Italy is an amazing country filled with art,stunning coastal views, unique culture and excellent food.
The country is blessed withan incredible diversity from ancient ruins to impressive mountains and features 51 UNESCOworld heritage sites, more than any country in the world.
For a place that’s not evenbigger than Arizona, the package of natural sightseeing is second to none, the countryis filled with artistic beauty and delicious traditional recipes.
It is difficult to choosewhich cities offer the best tourist attractions and lifestyles, but here are ten of the mostinteresting places to visit in Italy.
Throughout history, Rome has always been praisedfor its monumental artistic world and superiority in architectural design.
Even today, thereare only a few cities that can match Rome’s historical heritage.
Byzantine mosaics, Renaissancefrescoes, and ancient sculptures proudly fill the city's landscape.
A walk in Rome is likea walk in a museum filled with rare artistic pieces from the old world, so put on yourmost comfortable pair of shoes and explore the city! Venice is a one-of-a-kind city built on acollection of about 115 tiny islands, it's pretty much a city build on water.
There isno car traffic here, the city features more than 400 pedestrian footbridges over approximately150 water canals.
Quite impressive, isn't it? All the glories of Venetian architectureare well-represented by the Grand Canal.
The city has over 450 palazzi and important buildingsbuilt in an array of different styles, from Gothic to Baroque and Byzantine.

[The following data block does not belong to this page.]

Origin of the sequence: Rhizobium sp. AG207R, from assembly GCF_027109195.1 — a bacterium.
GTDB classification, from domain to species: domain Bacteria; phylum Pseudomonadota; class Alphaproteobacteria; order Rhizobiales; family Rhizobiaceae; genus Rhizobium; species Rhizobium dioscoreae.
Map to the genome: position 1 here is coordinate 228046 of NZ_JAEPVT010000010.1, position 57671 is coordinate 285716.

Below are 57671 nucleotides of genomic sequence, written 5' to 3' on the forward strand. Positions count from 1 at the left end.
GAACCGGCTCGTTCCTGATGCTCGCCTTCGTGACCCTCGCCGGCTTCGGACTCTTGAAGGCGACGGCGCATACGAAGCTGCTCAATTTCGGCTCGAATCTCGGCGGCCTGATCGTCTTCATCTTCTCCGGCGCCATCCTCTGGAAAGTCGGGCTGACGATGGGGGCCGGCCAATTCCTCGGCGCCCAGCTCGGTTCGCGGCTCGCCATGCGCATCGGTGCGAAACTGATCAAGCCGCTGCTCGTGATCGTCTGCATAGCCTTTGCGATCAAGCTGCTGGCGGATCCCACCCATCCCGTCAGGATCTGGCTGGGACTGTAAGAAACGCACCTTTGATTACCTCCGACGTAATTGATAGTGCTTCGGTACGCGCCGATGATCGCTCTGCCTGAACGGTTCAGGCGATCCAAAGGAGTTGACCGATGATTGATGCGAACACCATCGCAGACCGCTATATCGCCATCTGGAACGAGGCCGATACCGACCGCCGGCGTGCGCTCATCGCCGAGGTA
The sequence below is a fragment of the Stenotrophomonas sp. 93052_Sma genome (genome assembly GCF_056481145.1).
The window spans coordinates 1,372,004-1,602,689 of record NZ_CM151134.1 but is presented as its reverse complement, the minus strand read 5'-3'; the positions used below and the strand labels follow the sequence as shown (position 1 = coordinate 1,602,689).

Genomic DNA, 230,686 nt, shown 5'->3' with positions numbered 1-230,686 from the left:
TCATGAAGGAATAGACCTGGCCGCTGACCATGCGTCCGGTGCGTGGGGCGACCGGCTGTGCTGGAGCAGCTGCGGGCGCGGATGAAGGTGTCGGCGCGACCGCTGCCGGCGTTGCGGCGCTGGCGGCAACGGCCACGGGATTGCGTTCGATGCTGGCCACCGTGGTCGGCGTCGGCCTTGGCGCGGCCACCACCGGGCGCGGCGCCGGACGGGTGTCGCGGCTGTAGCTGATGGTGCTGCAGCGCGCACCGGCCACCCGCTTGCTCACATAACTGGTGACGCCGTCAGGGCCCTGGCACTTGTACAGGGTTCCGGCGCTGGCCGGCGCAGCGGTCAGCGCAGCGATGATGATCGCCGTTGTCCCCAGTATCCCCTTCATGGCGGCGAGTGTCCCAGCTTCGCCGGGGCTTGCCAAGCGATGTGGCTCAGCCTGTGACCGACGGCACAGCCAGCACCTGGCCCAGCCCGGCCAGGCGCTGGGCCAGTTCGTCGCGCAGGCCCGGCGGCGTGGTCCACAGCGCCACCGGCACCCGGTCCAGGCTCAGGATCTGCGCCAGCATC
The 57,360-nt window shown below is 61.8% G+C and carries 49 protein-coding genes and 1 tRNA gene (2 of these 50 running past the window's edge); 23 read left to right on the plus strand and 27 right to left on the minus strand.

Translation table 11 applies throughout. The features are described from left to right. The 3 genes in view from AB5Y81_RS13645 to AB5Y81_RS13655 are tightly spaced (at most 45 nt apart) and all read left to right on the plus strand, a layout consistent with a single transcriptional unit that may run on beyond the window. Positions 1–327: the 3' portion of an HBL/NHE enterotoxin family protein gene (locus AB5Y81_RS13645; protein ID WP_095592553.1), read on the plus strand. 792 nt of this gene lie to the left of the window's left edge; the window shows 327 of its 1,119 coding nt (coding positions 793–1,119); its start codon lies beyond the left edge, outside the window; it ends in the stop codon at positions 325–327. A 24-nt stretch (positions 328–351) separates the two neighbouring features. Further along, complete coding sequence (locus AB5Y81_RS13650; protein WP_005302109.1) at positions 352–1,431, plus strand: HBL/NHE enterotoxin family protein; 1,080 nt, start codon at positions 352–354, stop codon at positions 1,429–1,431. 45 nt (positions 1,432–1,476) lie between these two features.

Venice isalso home to more than a few garden islands and aquaculture that yields unique produceand makes for unique delicious seafood you will not find and taste anywhere else on Earth.
While Italy is generally a sit-down restaurantdestination as far as food goes, Palermo, Sicily is the exception.
The variety and qualityof the street food here is second to none.
In fact, the city has recently been electedas the European capital of street food by Forbes.
Apart from its numerous public squares,oratories, cathedrals and sanctuaries, Palermo features an underground network of tunnelsknown as the Catacombs of the Capuchins and is the resting place of over 8,000 mummifiedresidents.
The place can give you the creeps, but is certainly interesting to visit.
Known as the Town of Fine Towers, San Gimignanois a real manifestation of history.
You can touch it, feel it, and love it.
Several centuriesago, families controlling the area built approximately 72 towers as symbols of their power and wealth.
Some of these towers were as high as 50 meters.
Only 14 towers still stand, rising up to theheavens as if the place were stuck in Medieval Times.
In 1348, a plague, known today as theblack death, struck the city and a large portion of the population succumbed to the disease.
The population was destroyed and economic life was nearly non-existent.
But like a Phoenixrising from the ashes, the city now shows no sign of its saddening history.
It is verymuch alive and incredibly inviting.
Popularly known for its leaning tower, Pisaoffers a lot more than just a failed architectural project.
Pisa is also home to numerous Gothicchurches, renaissance-themed public squares, and ancient buildings.